Stop me if you’ve heard this before…
The Canadian Broadcasting Corporation is being criticized by governmental leaders and actor unions for airing too much American programming on the public network – a practice it has been doing for decades.
The controversy comes as CBC dropped two Canadian-produced newsmagazine/lifestyle shows: Fashion File and Steven & Chris, due to low ratings and current economic conditions, but kept CBS Television Distribution’s higher-rated Wheel of Fortune and Jeopardy!, the latter featuring Canadian native Alex Trebek.
CBC acquired the game shows from CBS Television Distribution International after a lengthy run on private broadcaster CTV. Wheel airs in early fringe at 5:30 p.m. and Jeopardy! in prime access at 7:30 p.m. Here in the states, many stations pair the two game shows in access to run together, including WABC-TV in New York and KABC-TV in Los Angeles.
Heritage Minister James Moore slammed the move of canceling the home-grown product, quoted as saying:”Frankly, I can tell you I don’t like it when I see the CBC canceling Canadian content, and we see Jeopardy! and Wheel of Fortune.” The pol made the comment Sunday night on a Radio-Canada (SRC) talk show in Quebec.
The move comes as the cash-strapped public broadcaster (isn’t it always?) is struggling to produce ad revenue while financial help from Ottawa has been cut.
CBC has taken heat before for airing U.S. fare, which special interest groups have complained about for decades. In the mid-1990’s, CBC took American programming off from 8 to 11 p.m. and aired only Canadian programming and other foreign shows. Popular shows included This Hour Has 22 Minutes, Royal Canadian Air Farce (which recently ended its long run), and DaVinci’s Inquest, which currently airs in sydicated reruns in the U.S. The most popular export was Friday night staple The Kids in the Hall, which found a home in the states on CBS, HBO, and Comedy Central.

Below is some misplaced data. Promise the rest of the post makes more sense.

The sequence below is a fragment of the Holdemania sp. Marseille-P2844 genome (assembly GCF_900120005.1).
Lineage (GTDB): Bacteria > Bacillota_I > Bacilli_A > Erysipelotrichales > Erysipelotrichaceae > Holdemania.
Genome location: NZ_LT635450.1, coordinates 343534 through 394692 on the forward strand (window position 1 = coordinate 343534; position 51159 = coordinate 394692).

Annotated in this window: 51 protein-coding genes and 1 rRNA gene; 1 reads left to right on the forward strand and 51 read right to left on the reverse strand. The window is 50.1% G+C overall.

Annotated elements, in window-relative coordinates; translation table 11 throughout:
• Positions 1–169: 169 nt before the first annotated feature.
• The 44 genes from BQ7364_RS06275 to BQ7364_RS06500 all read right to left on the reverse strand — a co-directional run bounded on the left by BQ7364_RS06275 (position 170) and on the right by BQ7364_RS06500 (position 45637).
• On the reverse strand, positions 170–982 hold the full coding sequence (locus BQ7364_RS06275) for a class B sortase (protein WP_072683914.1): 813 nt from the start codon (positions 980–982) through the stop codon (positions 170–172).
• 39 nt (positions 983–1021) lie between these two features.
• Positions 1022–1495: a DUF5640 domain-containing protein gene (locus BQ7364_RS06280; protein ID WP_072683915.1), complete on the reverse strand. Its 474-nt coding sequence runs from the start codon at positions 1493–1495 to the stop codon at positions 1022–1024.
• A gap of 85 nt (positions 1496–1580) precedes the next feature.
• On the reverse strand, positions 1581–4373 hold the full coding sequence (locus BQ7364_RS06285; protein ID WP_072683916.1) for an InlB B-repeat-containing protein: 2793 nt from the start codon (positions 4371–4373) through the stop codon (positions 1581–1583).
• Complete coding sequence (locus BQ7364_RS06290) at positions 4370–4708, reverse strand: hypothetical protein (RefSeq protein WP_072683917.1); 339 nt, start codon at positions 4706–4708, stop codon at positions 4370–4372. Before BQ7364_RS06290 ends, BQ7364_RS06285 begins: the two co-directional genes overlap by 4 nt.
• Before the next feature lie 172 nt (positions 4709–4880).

Past programming that has aired in prime-time on CBC included Dallas, Fresh Prince of Bel-Air, The Golden Girls, Happy Days, The Nanny, and Welcome Back Kotter.
CBC currently strips The Simpsons weekdays at 5 p.m. and has done so since 1994 under a long-term syndication deal. Other American programming currently airing in daytime hours includes Fraiser and Martha (Martha Stewart’s talk show.) Past programs stripped in afternoon time periods included The Addams Family, Fresh Prince, The Golden Girls, Star Trek: The Original Series, WKRP in Cincinnati, and The Wonder Years.
Thought: The arguments being made here in this day and age are quite pointless. In an era of the Internet, Cable TV, and DVDs, these guys seem to be stuck in the 1970’s. The targeting of American programming – but not other foreign programming (Coronation Street, from the UK) is quite hypocritical and makes politicians and these groups look like total fools. Maybe the reason why Fashion File and Steven & Chris flopped with Canadian viewers because… the shows weren’t good? Wow, a novel concept! Kids, Cold Squad, Da Vinci’s, Night Heat, 22 Minutes, Air Farce and any Degrassi series are textbook examples of Canadian programs with good writing and good production values. It can be done, you know. Maybe the whiners should take take that into consideration before opening their mouths.
I agree the CBC should air more Canadian programming – but you have to get people in the tent somehow. The only way to do it is to air established programming – no matter where it comes from. Nobody said competing with better funded private broadcasters CTV and Global was easy.
This argument isn’t new – yours truly has followed Canadian TV programming since the early 1990’s and the same whiners are still – well, whining. After all, the United States doesn’t have a monopoly when it comes to clueless politicians and idiot special-interest groups.